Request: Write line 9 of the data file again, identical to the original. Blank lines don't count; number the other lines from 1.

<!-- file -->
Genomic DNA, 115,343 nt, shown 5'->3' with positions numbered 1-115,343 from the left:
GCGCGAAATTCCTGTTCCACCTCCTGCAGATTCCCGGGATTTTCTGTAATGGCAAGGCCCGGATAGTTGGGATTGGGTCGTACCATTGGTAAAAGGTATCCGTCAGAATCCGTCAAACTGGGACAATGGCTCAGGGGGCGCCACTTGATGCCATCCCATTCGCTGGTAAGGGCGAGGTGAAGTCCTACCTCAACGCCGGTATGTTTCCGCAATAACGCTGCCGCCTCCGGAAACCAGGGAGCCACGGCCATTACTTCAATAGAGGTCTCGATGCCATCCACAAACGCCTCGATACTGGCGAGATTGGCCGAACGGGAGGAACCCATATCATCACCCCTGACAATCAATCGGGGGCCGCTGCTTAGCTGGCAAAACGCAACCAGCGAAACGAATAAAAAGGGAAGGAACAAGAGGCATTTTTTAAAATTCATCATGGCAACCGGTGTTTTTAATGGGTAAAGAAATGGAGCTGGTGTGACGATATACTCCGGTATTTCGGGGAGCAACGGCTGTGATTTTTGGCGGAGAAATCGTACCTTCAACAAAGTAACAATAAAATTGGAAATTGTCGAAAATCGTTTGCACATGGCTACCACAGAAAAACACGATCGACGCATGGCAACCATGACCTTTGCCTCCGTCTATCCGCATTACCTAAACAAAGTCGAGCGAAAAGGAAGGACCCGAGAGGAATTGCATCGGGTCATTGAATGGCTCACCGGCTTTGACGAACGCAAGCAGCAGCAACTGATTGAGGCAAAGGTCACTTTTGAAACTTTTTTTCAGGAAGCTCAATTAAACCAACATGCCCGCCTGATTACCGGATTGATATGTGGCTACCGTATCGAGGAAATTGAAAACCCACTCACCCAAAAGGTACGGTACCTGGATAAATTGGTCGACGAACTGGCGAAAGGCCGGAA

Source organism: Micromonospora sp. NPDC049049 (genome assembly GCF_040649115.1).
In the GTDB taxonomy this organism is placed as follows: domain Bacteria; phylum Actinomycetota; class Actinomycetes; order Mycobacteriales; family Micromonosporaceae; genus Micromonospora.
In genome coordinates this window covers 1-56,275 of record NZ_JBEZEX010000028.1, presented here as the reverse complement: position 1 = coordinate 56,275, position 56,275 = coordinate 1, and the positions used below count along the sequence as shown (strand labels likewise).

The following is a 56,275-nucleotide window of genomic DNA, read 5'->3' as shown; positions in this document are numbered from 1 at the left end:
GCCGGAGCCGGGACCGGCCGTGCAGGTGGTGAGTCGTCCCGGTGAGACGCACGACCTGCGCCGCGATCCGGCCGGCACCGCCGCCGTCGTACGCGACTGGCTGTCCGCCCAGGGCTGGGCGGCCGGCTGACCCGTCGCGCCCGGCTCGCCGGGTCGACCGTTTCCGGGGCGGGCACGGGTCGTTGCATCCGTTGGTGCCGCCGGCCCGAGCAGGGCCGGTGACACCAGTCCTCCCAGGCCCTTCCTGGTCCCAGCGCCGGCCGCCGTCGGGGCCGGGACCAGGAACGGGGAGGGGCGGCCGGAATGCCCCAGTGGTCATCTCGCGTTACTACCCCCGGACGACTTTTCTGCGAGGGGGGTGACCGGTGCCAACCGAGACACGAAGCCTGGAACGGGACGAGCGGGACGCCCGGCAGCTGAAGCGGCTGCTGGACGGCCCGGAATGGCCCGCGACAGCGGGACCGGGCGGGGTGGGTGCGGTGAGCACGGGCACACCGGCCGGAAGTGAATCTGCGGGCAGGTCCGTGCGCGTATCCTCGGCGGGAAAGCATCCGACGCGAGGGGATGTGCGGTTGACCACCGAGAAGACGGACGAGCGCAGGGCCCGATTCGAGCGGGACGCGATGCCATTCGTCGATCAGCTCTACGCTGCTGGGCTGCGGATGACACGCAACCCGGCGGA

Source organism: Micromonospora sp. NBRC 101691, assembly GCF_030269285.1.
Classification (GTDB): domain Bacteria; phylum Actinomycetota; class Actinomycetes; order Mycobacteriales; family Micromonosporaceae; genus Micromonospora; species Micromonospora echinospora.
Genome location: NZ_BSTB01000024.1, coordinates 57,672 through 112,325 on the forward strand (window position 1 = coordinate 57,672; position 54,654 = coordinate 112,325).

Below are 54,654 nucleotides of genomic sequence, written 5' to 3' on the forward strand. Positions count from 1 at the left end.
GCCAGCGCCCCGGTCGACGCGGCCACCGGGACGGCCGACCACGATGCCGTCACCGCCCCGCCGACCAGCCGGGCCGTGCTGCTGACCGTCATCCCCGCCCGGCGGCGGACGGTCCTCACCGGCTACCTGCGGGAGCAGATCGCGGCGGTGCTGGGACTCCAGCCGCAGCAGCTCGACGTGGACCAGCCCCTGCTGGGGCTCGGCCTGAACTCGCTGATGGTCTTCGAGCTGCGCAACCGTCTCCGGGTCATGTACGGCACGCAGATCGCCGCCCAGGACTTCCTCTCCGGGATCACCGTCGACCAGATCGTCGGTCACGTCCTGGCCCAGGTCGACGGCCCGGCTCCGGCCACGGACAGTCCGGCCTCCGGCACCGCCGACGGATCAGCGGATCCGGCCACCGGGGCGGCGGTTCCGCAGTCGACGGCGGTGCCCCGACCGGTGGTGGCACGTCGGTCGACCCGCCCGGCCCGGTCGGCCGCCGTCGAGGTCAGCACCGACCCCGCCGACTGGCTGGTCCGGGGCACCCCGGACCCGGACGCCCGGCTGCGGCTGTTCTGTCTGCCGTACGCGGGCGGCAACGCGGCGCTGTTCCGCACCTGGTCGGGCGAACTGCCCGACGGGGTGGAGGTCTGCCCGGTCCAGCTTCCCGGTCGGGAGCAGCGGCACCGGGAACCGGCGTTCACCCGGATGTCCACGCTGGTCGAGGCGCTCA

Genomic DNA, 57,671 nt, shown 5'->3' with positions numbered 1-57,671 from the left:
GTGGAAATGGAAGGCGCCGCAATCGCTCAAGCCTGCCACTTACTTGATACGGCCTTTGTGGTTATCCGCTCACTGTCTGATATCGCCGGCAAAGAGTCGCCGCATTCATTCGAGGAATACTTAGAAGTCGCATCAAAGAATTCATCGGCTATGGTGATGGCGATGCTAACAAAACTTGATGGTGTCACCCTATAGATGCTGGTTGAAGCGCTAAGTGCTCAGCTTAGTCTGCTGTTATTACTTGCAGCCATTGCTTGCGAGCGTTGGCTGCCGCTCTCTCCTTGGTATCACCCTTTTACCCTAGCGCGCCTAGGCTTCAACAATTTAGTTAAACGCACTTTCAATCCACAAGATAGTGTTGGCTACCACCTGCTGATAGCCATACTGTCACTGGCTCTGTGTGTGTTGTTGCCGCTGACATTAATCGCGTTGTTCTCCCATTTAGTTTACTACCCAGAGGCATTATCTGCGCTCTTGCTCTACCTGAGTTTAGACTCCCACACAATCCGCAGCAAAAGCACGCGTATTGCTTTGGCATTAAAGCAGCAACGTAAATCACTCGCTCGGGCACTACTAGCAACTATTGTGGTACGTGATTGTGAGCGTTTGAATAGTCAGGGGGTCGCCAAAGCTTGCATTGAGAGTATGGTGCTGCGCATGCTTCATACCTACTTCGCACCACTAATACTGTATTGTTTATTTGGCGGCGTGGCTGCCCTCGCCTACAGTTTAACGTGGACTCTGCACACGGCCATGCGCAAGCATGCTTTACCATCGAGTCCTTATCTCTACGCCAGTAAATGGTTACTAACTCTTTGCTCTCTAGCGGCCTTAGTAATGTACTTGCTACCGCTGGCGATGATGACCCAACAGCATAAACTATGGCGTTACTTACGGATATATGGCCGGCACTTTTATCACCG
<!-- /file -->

Classification (GTDB): domain Bacteria; phylum Actinomycetota; class Actinomycetes; order Mycobacteriales; family Micromonosporaceae; genus Micromonospora; species Micromonospora echinospora.